The harder you make it to become distracted, the more your mind will stay focused.
3. Take breaks (real breaks)
While most of our lives revolved around receiving as much input as possible—15 tabs open at once, non-stop emails, phone calls and messages from coworkers—working as fast as possible doesn’t make us better at work. In fact, it does quite the opposite.
To strengthen your focus, find a place that is free from distraction. Whether that’s a different part of the house or a cafe without wifi, the point here is to give your focus a chance to recharge.
If you have no place to consistently go, there’s even apps you can download to help you from being distracted by the internet.
4. Forget multitasking
Multi-tasking is actually a misnomer—it doesn’t mean what we think it does.
Our mind is unable to focus on more than one thing at a time, and in fact, ‘multi-tasking’ just means switching from one thing to another very, very quickly. And the more we switch, the more energy we use (And the more energy we use, the less we have to stay focused on what matters).
Make a list of tasks that need to be done in order of importance and stick to it as much as possible. The less you try to do at once, the better you’ll work overall.
5. Find work that keeps you genuinely engaged
Have you ever been just about to start another task only to find yourself daydreaming 10 minutes later?
When you don’t believe that the task at hand is important enough to warrant your unmitigated attention, your brain begins to process other stimulus. This is your brain activating its default network, which is what you use when your brain is no longer focused on the outside world.
When you lose focus, ask if it’s you or the task at hand. If it’s less engaging, it might be better suited to when you have more natural energy (like the late morning!)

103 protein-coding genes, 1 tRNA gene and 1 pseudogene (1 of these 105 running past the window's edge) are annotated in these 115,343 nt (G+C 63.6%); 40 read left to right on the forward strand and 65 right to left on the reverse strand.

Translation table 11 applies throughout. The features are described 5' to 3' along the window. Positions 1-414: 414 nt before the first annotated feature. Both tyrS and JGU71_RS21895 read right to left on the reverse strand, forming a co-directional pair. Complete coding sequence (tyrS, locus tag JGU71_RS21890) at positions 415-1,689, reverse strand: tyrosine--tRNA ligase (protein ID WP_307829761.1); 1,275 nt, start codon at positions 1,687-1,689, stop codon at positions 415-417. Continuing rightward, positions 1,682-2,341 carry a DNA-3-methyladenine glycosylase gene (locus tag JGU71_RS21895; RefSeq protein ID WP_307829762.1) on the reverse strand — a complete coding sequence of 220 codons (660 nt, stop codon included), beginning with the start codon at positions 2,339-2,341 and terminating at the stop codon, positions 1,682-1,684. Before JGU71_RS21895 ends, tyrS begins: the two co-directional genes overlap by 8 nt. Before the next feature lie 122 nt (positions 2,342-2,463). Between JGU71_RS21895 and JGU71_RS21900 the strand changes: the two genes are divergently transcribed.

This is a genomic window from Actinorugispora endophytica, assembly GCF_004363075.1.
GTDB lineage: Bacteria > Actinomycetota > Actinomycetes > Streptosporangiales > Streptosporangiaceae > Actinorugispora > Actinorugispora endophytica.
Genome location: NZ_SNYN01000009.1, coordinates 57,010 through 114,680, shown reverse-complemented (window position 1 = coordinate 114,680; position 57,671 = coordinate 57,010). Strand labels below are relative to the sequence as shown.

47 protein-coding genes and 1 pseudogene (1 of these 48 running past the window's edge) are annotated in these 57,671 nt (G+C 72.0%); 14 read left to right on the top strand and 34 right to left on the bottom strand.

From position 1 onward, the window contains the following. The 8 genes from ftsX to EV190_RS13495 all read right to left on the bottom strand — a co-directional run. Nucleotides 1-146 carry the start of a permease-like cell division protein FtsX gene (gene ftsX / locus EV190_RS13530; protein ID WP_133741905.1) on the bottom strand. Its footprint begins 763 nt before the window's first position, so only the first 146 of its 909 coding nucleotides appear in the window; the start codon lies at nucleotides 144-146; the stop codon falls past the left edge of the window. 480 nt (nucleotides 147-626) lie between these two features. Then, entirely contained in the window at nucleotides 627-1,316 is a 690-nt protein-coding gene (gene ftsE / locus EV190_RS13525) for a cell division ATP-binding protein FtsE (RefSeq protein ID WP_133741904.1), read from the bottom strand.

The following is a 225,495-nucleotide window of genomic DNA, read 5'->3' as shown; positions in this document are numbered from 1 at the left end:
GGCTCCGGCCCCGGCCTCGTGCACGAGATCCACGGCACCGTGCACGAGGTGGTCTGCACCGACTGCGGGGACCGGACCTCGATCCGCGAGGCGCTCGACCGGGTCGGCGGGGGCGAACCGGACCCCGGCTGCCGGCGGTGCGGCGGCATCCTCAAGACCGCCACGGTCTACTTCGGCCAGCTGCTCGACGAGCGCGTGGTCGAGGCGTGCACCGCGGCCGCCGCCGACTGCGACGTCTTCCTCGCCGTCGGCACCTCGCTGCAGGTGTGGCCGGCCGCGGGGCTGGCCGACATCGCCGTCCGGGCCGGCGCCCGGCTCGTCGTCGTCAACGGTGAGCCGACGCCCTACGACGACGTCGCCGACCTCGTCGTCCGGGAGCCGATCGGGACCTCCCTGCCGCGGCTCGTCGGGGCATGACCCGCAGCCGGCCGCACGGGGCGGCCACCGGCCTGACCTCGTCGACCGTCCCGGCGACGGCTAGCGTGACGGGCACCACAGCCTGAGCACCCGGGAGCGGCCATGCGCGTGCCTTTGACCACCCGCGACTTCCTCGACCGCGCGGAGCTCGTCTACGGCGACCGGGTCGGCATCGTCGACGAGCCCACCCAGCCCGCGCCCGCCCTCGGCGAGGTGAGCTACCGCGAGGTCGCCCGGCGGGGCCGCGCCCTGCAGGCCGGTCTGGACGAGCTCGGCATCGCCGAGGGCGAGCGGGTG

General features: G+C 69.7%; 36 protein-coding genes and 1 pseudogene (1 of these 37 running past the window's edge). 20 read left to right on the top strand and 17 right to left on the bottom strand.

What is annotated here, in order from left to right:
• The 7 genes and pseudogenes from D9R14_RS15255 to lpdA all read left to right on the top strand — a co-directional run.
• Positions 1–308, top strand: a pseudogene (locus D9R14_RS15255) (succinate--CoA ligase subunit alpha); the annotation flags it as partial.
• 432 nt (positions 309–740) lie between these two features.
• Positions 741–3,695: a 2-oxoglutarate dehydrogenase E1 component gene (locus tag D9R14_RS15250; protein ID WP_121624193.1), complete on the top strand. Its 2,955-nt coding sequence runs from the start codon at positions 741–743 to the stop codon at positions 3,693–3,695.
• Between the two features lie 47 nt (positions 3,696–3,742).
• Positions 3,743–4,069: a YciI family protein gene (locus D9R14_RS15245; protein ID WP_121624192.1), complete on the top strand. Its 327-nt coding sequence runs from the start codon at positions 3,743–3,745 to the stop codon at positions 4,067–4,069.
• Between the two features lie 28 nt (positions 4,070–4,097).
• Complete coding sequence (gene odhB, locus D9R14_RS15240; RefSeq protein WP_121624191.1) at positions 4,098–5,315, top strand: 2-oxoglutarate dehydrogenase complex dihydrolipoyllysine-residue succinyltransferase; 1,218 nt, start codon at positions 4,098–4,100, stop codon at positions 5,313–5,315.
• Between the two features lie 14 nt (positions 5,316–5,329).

6. Practice mindfulness
Stress is a focus killer of epic proportions. Which really sucks considering that we’re most likely to be stressed when we need to focus the most.
Instead, mindfulness training, like meditation, teaches us to not get swept away by stress or strong emotions by being more aware of what we’re doing and what we’re thinking about.
Try taking five minutes for yourself, choose one of your senses and concentrate only on this sense. Identify what your body and mind is feeling, what are you touching, smelling, seeing, hearing, tasting?
If you want to take it further, try this exercise for helping to increase mindfulness at work.
7. Chew gum
Yes, this sounds weird, but research shows that chewing gum increases the oxygen flow to the parts of your brain responsible for attention. It also improves your long term memory and injects a bit of insulin into your blood which may help give your brain that added energy boost.
If gum’s not your thing, have a snack. Your brain gets energy from glucose, and you need around 420 kcals in order to maintain normal function. That’s about 100 pistachios or 4 bananas.
If you feel your focus waning, grab a snack and give your mind some fuel. I’ll take 19 packs of Trident please…
By the time you finish reading this article, you’ll have been distracted at least 2 times.
Finding your focus is really as simple as just making things a little bit easier on your brain. Reduce the amount of stimuli that your brain has to put up with, work around your brain’s schedule, and be mindful.
For all of tips and tricks, what I’m really saying is this: Create an environment that brings focus to you, not one that takes it away.